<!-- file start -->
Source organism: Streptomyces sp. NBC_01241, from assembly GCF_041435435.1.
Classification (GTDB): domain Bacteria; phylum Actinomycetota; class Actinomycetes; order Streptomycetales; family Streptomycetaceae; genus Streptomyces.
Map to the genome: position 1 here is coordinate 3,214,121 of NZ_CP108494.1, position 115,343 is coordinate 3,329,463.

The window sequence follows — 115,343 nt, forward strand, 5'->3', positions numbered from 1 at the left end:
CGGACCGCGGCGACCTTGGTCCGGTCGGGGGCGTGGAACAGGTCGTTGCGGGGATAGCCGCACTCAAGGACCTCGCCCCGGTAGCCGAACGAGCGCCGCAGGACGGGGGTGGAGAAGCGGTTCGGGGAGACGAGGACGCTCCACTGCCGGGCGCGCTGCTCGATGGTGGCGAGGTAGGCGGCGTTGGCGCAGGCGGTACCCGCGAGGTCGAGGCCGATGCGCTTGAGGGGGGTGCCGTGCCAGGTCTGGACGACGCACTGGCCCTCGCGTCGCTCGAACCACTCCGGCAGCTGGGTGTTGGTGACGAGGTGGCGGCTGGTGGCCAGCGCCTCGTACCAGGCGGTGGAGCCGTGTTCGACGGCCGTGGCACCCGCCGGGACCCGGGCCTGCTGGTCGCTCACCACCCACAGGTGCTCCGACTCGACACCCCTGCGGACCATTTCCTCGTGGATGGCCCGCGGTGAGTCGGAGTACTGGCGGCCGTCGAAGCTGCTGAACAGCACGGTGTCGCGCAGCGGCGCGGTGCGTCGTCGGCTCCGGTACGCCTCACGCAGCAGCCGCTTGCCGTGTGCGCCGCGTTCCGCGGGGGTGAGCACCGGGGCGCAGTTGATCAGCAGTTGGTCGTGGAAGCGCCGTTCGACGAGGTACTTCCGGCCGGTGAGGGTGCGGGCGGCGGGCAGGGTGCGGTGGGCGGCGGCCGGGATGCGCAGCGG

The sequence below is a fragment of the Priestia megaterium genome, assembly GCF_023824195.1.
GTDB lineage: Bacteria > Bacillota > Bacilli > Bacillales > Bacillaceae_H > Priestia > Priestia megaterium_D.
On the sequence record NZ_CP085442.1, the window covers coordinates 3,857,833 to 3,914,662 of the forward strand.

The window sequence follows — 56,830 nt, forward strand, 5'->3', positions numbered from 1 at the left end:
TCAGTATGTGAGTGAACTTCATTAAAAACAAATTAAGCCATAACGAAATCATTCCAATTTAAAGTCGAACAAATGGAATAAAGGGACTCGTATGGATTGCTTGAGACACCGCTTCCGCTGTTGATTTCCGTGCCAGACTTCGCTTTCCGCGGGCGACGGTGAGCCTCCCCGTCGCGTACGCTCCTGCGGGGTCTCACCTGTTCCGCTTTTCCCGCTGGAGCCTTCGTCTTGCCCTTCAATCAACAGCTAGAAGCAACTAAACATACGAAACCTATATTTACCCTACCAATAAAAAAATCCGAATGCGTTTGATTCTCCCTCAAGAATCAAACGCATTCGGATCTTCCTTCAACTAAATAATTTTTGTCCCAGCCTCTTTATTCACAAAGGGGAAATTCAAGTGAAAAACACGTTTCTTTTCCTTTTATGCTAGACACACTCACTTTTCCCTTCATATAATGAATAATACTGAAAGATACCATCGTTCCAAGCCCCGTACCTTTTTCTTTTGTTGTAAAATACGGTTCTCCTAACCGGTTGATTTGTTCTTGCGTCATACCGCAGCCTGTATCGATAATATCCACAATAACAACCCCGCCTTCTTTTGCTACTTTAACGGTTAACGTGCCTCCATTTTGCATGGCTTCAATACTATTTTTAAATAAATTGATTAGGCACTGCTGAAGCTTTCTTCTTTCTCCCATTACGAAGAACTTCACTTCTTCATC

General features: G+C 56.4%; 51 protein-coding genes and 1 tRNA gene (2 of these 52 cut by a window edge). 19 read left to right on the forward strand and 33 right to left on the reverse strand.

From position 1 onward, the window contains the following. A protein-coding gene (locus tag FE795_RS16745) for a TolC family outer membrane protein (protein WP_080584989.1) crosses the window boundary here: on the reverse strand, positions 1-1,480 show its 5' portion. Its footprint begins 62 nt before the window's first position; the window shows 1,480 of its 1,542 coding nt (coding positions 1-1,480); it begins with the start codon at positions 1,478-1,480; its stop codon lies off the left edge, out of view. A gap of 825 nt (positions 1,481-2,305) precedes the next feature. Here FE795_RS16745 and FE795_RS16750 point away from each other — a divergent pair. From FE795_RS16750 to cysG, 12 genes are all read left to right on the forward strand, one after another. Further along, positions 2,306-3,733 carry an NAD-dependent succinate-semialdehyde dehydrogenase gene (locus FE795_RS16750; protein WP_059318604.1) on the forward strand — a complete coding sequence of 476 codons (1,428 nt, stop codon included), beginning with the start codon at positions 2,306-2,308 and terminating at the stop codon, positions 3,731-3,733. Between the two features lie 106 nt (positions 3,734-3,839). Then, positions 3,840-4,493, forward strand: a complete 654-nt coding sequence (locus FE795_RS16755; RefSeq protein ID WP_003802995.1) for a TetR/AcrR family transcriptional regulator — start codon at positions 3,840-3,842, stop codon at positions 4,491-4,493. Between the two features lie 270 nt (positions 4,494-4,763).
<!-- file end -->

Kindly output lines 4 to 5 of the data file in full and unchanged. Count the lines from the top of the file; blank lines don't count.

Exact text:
The window sequence follows — 115,343 nt, forward strand, 5'->3', positions numbered from 1 at the left end:
CGGACCGCGGCGACCTTGGTCCGGTCGGGGGCGTGGAACAGGTCGTTGCGGGGATAGCCGCACTCAAGGACCTCGCCCCGGTAGCCGAACGAGCGCCGCAGGACGGGGGTGGAGAAGCGGTTCGGGGAGACGAGGACGCTCCACTGCCGGGCGCGCTGCTCGATGGTGGCGAGGTAGGCGGCGTTGGCGCAGGCGGTACCCGCGAGGTCGAGGCCGATGCGCTTGAGGGGGGTGCCGTGCCAGGTCTGGACGACGCACTGGCCCTCGCGTCGCTCGAACCACTCCGGCAGCTGGGTGTTGGTGACGAGGTGGCGGCTGGTGGCCAGCGCCTCGTACCAGGCGGTGGAGCCGTGTTCGACGGCCGTGGCACCCGCCGGGACCCGGGCCTGCTGGTCGCTCACCACCCACAGGTGCTCCGACTCGACACCCCTGCGGACCATTTCCTCGTGGATGGCCCGCGGTGAGTCGGAGTACTGGCGGCCGTCGAAGCTGCTGAACAGCACGGTGTCGCGCAGCGGCGCGGTGCGTCGTCGGCTCCGGTACGCCTCACGCAGCAGCCGCTTGCCGTGTGCGCCGCGTTCCGCGGGGGTGAGCACCGGGGCGCAGTTGATCAGCAGTTGGTCGTGGAAGCGCCGTTCGACGAGGTACTTCCGGCCGGTGAGGGTGCGGGCGGCGGGCAGGGTGCGGTGGGCGGCGGCCGGGATGCGCAGCGG